There is one thing we can all agree on: we are in for challenging economic times. The Chancellor and the Bank of England confirm we are entering recession. Living standards are falling, and although unemployment is at historic lows, it is set to head up. The national debt is the highest since the aftermath of the Second World War, and taxation is heading to the highest for 70 years.
But there is political disagreement on the cause. As I sat in the Commons two rows behind the Chancellor when he made his Autumn Statement, Labour were bellowing that this was an economic crisis made in Downing Street, sticking it to the now infamous mini-budget two months ago, and adding that Conservatives had been in power 12 years.
The mini budget, with its unfunded tax cuts, was a mistake, but we quickly corrected it, and no one except Labour think it is the cause of the current crisis. Virtually none of the measures in it were ever implemented, and almost all have been ditched. The prospect of those measures did cause temporary turmoil in the bond market, which for a couple of weeks pushed up mortgage rates. But the Government acted quickly to restore calm, and the bond market is back where it was. I quizzed the Governor of the Bank of England about this last week at the Treasury Select Committee, and he was absolutely explicit: the mini-budget has had no lasting consequences on the economy or mortgage rates.
It is true that the Conservatives have been in power for 12 years. But it is also true that we have had a repeated series of shattering economic hurricanes that are unprecedented in history and would shake any Government. The financial crisis of 2008 happened under the last Labour government, but it lead to such a prolonged and deep recession it took a decade to repair the damage. National borrowing shot up to an extraordinary 8% of GDP, as Labour lost control of spending. The economic turmoil the Conservatives inherited in 2010 was summed up by the note left by the last Labour Chief Secretary to the Treasury: “there is no money left.” The Conservative government elected in 2010 steadily repaired the nation’s finances, restoring growth and confidence.
Then in 2020 we were hit by a once-in-a-century pandemic, quickly followed by a once-in-fifty-years energy price shock. There are obviously lessons to learn from the pandemic, but our Covid deaths were less than the international average, and the £400bn financial support for households and businesses dramatically reduced economic hardship. We were then faced with a big national debt, and global supply chain shocks.
Just as the pandemic finished, Putin’s invasion of Ukraine meant international energy prices jumped eightfold, as well as increasing prices of other goods such as wheat. As a major importer of energy, the UK was inevitably hit and inflation shot up to the highest for over 40 years. But the whole world has been hit. Inflation has shot up globally and is as high in the US and Germany as in the UK. Interest rates are rising around the world. The IMF predicts that one third of the world will be in recession next year. Other Governments are being forced to put up taxes – in the US, they are going up by $800bn.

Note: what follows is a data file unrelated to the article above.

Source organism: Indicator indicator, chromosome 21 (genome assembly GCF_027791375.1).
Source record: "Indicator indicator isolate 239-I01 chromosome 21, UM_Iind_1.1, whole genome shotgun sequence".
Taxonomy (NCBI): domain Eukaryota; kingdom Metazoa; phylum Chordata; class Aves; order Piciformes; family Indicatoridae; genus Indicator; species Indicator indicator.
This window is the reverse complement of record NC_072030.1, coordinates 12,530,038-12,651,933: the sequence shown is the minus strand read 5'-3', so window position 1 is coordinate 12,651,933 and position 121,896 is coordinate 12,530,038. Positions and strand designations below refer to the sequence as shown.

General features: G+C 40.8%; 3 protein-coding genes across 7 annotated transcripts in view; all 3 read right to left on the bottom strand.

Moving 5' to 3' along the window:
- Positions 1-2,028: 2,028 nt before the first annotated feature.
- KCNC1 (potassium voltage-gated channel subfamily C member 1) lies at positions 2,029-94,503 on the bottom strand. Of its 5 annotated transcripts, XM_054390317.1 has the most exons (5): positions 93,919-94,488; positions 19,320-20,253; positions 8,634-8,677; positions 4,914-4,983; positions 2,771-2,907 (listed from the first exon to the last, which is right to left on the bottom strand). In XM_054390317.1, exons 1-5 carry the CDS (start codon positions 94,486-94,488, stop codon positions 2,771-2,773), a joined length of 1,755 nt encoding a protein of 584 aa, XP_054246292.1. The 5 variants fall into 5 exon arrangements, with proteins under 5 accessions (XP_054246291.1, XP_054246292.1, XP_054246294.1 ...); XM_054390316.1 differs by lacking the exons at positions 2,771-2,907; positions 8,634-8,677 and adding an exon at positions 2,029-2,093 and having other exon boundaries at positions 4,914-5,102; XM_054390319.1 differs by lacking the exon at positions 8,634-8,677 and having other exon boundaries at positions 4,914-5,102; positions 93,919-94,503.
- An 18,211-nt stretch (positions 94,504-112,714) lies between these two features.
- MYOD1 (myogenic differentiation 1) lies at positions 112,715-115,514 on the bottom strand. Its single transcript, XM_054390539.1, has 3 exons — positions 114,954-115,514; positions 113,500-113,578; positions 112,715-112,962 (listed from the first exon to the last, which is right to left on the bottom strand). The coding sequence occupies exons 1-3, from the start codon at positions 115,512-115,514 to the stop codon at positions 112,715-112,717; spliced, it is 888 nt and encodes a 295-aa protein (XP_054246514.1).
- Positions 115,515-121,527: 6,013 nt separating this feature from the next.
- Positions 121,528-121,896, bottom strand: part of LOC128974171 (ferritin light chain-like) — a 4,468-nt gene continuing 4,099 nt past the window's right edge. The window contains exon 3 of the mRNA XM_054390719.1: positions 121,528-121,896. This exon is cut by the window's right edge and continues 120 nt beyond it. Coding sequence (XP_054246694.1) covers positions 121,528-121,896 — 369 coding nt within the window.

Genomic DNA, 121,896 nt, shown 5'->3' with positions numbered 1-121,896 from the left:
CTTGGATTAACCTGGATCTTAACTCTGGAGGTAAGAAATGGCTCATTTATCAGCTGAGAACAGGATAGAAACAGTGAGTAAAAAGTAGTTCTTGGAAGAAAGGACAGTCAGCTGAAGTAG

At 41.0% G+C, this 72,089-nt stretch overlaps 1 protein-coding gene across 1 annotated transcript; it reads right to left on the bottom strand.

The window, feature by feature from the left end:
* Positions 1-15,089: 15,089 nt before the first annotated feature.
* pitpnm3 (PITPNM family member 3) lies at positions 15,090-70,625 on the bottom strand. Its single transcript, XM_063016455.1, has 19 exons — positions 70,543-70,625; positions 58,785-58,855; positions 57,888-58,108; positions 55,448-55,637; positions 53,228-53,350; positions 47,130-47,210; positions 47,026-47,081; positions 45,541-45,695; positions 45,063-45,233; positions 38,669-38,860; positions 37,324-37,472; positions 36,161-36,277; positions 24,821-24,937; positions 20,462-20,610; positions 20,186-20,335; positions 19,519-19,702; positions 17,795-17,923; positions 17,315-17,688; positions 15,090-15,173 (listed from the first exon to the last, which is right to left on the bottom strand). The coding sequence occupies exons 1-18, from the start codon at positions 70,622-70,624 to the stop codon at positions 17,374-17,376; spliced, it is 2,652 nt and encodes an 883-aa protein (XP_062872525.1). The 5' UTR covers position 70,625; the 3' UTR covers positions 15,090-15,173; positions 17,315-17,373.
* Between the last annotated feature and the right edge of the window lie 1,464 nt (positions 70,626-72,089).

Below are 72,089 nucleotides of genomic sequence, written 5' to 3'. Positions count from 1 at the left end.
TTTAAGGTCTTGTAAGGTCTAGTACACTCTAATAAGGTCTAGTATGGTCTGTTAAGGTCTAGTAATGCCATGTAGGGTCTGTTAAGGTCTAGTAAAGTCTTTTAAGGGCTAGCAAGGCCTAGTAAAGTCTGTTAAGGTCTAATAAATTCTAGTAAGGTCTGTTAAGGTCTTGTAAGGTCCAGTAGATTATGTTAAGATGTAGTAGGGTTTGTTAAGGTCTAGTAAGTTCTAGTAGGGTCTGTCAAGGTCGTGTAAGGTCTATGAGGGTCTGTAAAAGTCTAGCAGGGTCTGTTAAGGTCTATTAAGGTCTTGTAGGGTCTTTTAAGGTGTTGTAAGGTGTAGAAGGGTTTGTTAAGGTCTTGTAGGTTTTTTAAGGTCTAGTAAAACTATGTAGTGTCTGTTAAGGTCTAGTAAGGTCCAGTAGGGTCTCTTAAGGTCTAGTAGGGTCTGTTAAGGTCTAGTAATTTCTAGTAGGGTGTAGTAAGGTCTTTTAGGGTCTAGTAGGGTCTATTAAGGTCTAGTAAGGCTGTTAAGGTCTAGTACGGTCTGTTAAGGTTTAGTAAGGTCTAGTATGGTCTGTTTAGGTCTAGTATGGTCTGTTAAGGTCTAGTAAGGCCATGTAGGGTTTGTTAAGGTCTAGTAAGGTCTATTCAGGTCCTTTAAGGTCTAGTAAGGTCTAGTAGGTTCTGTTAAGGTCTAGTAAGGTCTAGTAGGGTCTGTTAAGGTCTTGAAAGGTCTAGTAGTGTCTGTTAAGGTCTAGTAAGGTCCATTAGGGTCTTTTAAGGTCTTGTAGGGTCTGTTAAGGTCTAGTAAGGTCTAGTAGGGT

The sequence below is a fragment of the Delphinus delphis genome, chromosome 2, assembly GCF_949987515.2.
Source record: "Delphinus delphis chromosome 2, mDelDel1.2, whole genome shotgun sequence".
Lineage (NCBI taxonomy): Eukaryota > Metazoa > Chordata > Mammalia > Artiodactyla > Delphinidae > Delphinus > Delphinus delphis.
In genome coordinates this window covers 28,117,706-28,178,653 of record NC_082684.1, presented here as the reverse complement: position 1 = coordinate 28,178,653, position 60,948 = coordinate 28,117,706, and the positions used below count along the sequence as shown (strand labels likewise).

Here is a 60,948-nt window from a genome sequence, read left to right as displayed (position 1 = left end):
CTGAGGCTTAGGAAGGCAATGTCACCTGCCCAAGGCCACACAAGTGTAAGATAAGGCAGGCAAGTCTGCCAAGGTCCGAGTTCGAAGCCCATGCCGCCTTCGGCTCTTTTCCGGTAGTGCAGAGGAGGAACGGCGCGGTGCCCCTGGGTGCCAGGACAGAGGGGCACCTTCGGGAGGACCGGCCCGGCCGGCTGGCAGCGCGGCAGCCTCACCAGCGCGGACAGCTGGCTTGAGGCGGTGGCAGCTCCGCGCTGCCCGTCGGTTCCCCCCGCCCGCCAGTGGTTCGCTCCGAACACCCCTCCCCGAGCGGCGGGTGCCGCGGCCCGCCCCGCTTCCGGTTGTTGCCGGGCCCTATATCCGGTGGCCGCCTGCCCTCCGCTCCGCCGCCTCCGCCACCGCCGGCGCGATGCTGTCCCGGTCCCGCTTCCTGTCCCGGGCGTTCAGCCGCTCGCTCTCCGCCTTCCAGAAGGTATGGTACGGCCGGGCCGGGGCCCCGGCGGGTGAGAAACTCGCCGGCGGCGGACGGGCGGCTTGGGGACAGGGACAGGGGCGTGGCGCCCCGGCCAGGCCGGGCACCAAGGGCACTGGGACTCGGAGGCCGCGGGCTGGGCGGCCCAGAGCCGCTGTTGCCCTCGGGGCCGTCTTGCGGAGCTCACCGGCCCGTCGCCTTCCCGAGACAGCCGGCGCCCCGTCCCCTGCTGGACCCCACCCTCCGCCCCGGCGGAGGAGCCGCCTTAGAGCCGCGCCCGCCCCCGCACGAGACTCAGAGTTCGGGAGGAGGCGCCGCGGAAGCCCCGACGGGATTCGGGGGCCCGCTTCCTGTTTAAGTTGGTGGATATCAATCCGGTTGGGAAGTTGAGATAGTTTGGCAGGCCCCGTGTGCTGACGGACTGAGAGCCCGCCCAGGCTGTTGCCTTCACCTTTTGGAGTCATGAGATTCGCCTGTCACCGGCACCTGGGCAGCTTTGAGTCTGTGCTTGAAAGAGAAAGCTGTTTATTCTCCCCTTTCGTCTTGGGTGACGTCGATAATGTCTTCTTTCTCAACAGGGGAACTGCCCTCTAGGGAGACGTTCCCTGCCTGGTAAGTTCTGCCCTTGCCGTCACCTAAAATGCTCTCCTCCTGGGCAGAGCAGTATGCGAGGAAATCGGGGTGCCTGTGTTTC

What matters is that we have taken the tough action necessary to get us through this. Many of the measures in the Autumn Statement are hard – no Conservative government wants to put up taxes. But it has been done in a fair way, with the wealthiest paying most, and protecting the most vulnerable including those on benefits and pensioners. Funding for hospitals and schools is increasing. The Energy Price Guarantee limits the impact of rising energy prices on households, and energy companies are paying for it through a windfall tax. Labour don't actually disagree with any of these actions.
The question is this: if you are in a plane in a hurricane and it gets struck by lightning and one of the engines explodes, do you condemn the pilot because he was in the pilot’s seat when this happened? Or judge him on how he copes with the crisis? For their own electoral reasons, Labour want to blame the pilot and insist it is time to get a new one. But come election time, voters will look at the shocks the world has had and how we have dealt with them, and they will make up their own minds. I am confident that history will judge well the actions this Government has taken to get us through these unprecedented economic storms.